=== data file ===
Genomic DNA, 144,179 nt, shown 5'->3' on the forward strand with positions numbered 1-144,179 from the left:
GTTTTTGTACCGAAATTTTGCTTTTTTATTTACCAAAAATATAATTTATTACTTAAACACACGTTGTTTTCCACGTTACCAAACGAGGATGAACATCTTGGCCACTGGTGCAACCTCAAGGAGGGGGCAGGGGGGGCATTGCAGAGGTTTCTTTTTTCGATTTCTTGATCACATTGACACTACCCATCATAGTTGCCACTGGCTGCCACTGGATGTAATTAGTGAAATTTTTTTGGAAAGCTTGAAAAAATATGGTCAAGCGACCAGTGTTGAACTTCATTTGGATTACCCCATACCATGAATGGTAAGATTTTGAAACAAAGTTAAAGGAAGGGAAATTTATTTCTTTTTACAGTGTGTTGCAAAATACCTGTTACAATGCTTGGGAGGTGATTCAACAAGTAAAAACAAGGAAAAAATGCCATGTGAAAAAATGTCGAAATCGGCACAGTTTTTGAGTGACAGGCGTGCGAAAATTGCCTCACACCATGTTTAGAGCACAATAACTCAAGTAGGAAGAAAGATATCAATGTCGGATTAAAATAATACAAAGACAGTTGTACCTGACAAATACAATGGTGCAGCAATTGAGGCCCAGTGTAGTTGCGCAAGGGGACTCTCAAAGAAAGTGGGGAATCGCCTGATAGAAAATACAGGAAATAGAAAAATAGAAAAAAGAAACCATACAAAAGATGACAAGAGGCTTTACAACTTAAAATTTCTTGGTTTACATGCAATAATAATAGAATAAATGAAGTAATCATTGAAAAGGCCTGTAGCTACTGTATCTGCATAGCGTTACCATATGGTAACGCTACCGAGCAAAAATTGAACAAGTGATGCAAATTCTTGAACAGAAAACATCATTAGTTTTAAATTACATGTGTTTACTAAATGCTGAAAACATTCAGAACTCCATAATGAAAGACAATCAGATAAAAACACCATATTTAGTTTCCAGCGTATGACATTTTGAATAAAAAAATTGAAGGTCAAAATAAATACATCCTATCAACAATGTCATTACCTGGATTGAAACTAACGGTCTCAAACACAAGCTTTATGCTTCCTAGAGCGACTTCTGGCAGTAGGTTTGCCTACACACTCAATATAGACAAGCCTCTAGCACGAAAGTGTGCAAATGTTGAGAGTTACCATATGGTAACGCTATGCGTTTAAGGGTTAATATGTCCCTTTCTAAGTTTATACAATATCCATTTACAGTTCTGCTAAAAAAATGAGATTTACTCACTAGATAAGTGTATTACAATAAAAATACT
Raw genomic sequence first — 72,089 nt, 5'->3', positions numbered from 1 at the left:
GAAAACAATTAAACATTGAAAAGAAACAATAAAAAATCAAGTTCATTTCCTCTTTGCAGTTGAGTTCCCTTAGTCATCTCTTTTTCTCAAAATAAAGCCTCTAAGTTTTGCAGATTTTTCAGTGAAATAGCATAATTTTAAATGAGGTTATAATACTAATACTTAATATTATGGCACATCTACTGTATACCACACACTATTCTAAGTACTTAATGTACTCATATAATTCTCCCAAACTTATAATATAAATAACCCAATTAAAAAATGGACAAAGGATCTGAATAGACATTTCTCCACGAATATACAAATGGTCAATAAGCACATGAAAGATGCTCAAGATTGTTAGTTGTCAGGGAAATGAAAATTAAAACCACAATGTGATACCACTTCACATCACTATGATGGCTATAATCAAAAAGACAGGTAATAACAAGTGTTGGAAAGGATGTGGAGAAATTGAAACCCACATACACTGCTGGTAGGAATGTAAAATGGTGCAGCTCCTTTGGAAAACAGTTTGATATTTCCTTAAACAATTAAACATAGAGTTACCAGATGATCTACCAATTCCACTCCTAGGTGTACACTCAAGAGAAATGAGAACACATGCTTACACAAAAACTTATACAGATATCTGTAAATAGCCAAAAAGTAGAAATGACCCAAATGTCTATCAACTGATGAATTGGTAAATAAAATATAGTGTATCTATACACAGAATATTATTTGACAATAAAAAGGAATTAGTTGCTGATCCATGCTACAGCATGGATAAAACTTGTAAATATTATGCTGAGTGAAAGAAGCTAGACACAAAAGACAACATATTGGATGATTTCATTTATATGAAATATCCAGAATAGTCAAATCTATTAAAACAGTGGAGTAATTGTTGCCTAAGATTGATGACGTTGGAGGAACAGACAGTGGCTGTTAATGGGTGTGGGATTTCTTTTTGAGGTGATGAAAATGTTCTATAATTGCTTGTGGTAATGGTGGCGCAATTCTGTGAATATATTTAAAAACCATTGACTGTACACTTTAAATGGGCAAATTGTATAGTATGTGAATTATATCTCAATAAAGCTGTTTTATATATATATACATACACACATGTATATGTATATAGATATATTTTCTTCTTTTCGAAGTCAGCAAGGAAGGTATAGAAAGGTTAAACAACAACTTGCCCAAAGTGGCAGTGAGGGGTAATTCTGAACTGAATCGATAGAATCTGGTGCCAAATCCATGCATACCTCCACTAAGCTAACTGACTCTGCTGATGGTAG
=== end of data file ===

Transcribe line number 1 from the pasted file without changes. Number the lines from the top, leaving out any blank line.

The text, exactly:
Genomic DNA, 144,179 nt, shown 5'->3' on the forward strand with positions numbered 1-144,179 from the left: